Sunday, October 30, 2011


Just recently (Oct. 26th to be exact) was Deepavali!  For those of you that don't know, Deepavali is basically the Hindu version of Christmas.  It is a time to come together with family to celebrate life and love, and of course, an excuse to EAT EAT EAT :)  Because I am currently staying with a Chinese family (more on that later), I was put in an Indian family for a week so I could experience the culture first hand.  It just so happens that I got to stay with my liaison's family, and my recent temporary family.  Because I had stayed with them for a month and I had only left two weeks ago, I immediately fit right in.

The first thing we did was set up decorations around the house.  The decorations are very simple, but definitely create the festive feel.  They include colorful paper mobiles, bright flashing lights and metallic banners that read 'Happy Deepavali!' in both English and Tamil (shown above).  In public places and a few houses they will to intricate designs in colored rice.  (Below)

The second step in preparing for Deepavali is shopping!!  It is the tradition that everyone must wear something new on Deepavali day.  Most men will buy a simple shirt, or maybe a jippa.  But the women take it to the next level and buy new EVERYTHING.  This includes a new sari (a long piece of fabric tied around the body), bangles, necklaces, earring, henna, and bindi (worn on the forehead).  They will also sometimes buy a new penjabi (what I wore) to wear later on in the day.  The night before deepavali the clothes are left in front of the alter so they can be blessed.

Jippa - for men
Sari, with bangles and bindi
Me in penjabi

The last step in preparing for deepavali is cooking!  It is tradition that the first meal of the day should always be eaten at home, so the mothers and daughter usually spend the day before preparing the meal.  They also prepare lots of little snacks, such as ghee balls, coconut candy and murukku.  Coconut candy is my personal favorite and I have included the recipe below :)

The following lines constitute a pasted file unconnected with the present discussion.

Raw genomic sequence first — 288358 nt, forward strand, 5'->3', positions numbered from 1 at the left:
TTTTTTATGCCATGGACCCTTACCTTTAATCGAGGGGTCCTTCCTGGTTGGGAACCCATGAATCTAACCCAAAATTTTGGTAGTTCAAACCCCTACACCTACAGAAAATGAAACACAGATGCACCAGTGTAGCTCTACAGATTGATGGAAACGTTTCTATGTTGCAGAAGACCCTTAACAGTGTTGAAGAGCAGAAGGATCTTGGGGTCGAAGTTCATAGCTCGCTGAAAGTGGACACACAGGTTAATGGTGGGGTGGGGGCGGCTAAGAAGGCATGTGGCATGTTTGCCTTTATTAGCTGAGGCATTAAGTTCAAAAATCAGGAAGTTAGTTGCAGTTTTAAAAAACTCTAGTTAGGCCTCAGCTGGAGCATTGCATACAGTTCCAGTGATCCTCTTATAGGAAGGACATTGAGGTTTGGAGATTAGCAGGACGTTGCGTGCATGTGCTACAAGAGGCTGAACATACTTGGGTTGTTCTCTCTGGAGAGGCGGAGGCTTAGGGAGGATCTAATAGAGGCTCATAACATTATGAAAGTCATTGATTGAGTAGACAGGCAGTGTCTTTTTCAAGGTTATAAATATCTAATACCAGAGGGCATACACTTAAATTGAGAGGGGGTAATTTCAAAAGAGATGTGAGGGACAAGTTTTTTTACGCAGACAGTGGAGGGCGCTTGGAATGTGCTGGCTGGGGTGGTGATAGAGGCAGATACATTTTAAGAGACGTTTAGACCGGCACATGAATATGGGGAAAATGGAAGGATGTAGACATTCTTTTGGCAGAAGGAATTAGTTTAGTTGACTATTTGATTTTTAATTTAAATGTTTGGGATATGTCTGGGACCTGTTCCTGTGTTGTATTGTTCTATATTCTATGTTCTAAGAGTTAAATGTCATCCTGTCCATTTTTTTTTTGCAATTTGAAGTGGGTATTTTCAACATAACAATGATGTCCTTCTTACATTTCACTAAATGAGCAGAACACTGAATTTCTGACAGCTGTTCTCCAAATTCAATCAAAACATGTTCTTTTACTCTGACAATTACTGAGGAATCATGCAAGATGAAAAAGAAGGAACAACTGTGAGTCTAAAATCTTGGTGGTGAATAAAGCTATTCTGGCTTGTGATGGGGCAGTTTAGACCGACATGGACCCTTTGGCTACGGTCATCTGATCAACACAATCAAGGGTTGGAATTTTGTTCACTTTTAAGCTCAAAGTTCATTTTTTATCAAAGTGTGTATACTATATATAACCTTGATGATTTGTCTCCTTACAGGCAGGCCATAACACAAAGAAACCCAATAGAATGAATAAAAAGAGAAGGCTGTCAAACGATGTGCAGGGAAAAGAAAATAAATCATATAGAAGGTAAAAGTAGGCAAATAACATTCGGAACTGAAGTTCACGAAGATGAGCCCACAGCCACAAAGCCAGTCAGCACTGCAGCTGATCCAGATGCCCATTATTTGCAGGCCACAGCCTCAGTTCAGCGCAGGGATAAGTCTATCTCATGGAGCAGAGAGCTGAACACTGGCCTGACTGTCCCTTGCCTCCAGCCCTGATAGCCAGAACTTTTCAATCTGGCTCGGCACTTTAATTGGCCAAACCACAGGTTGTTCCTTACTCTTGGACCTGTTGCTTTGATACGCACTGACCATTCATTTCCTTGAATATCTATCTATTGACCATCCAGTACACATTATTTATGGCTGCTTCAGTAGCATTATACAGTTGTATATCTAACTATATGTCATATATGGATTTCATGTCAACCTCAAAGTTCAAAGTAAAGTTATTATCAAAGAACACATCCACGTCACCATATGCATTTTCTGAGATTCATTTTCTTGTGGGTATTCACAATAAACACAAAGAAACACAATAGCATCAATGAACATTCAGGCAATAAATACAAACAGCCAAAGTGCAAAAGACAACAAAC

On deepavali day everyone in the family wakes up early to greet the sun (even though the younger generations are less keen on this), put on their new clothes and go to the temple.  After the temple they go home and have the first meal together.  After that the day is spent being visited or visiting friends and family.  Some people have open houses and have people stop by, or some simply have a few relatives over for the day.  Overall it is a very relaxing day, and my family even had nap time.

Similarly to Christmas, I feel the best part of Deepavali is the preparation beforehand.  The shopping, the decorating, the cooking, etc.  I had a lot of fun during the week and I am glad I got to experience it :)

My host family at the temple on Deepavali morning

Deepavali decorations

At the temple
Deepavali sweets


WARNING: This candy is EXTREMELY unhealthy, but EXTREMELY delicious :)

2 3/4 cup sugar
3 cups shredded coconut (the fresher, the better)
1 can condensed milk
60 grams butter
2 pieces lemon grass
food coloring (optional)
buttered 8x8 pan

1. Mix the sugar and condensed milk in a round bottomed pan. Tie the two pieces of lemon grass into a knot and add them into the mix.  Put on burner at low/medium heat and stir until sugar is dissolved.  Stir constantly to avoid burning.  If it burns, turn down the heat on the stove.
2. Add the three cups of coconut to the milk and sugar.  Make sure when you measure the coconut you compact it down, like you do when measuring brown sugar.  Again, the more fresh the coconut is, the better.
3. Stir until the mix begins to stick together, when the coconut begins to absorb the sugar/milk.  Constant stirring is essential because it will burn to the bottom of the plan very quickly.  Before the mix hardens, food coloring may be added.